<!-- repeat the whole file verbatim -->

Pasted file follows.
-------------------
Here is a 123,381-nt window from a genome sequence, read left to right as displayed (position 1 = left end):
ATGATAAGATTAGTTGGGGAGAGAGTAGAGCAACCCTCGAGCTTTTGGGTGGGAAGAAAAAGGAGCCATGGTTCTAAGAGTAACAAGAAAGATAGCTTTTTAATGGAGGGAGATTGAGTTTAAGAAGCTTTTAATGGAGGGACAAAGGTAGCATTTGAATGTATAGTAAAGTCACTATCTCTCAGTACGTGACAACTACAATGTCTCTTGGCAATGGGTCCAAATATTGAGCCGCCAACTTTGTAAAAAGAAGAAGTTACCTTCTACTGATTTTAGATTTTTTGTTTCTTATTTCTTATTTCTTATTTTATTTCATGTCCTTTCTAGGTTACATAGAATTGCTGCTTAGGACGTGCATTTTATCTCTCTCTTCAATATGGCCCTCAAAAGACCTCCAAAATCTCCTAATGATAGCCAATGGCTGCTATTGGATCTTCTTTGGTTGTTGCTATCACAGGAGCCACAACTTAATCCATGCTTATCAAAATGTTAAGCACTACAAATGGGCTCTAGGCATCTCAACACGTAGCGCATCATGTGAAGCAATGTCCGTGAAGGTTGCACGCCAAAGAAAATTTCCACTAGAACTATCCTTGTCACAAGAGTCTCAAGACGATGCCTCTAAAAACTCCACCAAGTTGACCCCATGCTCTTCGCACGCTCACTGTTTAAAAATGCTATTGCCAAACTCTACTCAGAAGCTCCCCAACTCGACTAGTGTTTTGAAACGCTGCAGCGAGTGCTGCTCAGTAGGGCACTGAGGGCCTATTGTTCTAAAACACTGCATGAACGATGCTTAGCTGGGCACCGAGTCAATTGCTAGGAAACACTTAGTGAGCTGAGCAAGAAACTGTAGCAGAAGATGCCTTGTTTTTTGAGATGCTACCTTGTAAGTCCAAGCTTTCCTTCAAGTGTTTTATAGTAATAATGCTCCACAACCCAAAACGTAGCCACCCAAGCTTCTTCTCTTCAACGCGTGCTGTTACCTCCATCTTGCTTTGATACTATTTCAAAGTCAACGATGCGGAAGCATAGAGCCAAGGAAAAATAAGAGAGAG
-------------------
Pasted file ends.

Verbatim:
Here is a 123,381-nt window from a genome sequence, read left to right as displayed (position 1 = left end):
ATGATAAGATTAGTTGGGGAGAGAGTAGAGCAACCCTCGAGCTTTTGGGTGGGAAGAAAAAGGAGCCATGGTTCTAAGAGTAACAAGAAAGATAGCTTTTTAATGGAGGGAGATTGAGTTTAAGAAGCTTTTAATGGAGGGACAAAGGTAGCATTTGAATGTATAGTAAAGTCACTATCTCTCAGTACGTGACAACTACAATGTCTCTTGGCAATGGGTCCAAATATTGAGCCGCCAACTTTGTAAAAAGAAGAAGTTACCTTCTACTGATTTTAGATTTTTTGTTTCTTATTTCTTATTTCTTATTTTATTTCATGTCCTTTCTAGGTTACATAGAATTGCTGCTTAGGACGTGCATTTTATCTCTCTCTTCAATATGGCCCTCAAAAGACCTCCAAAATCTCCTAATGATAGCCAATGGCTGCTATTGGATCTTCTTTGGTTGTTGCTATCACAGGAGCCACAACTTAATCCATGCTTATCAAAATGTTAAGCACTACAAATGGGCTCTAGGCATCTCAACACGTAGCGCATCATGTGAAGCAATGTCCGTGAAGGTTGCACGCCAAAGAAAATTTCCACTAGAACTATCCTTGTCACAAGAGTCTCAAGACGATGCCTCTAAAAACTCCACCAAGTTGACCCCATGCTCTTCGCACGCTCACTGTTTAAAAATGCTATTGCCAAACTCTACTCAGAAGCTCCCCAACTCGACTAGTGTTTTGAAACGCTGCAGCGAGTGCTGCTCAGTAGGGCACTGAGGGCCTATTGTTCTAAAACACTGCATGAACGATGCTTAGCTGGGCACCGAGTCAATTGCTAGGAAACACTTAGTGAGCTGAGCAAGAAACTGTAGCAGAAGATGCCTTGTTTTTTGAGATGCTACCTTGTAAGTCCAAGCTTTCCTTCAAGTGTTTTATAGTAATAATGCTCCACAACCCAAAACGTAGCCACCCAAGCTTCTTCTCTTCAACGCGTGCTGTTACCTCCATCTTGCTTTGATACTATTTCAAAGTCAACGATGCGGAAGCATAGAGCCAAGGAAAAATAAGAGAGAG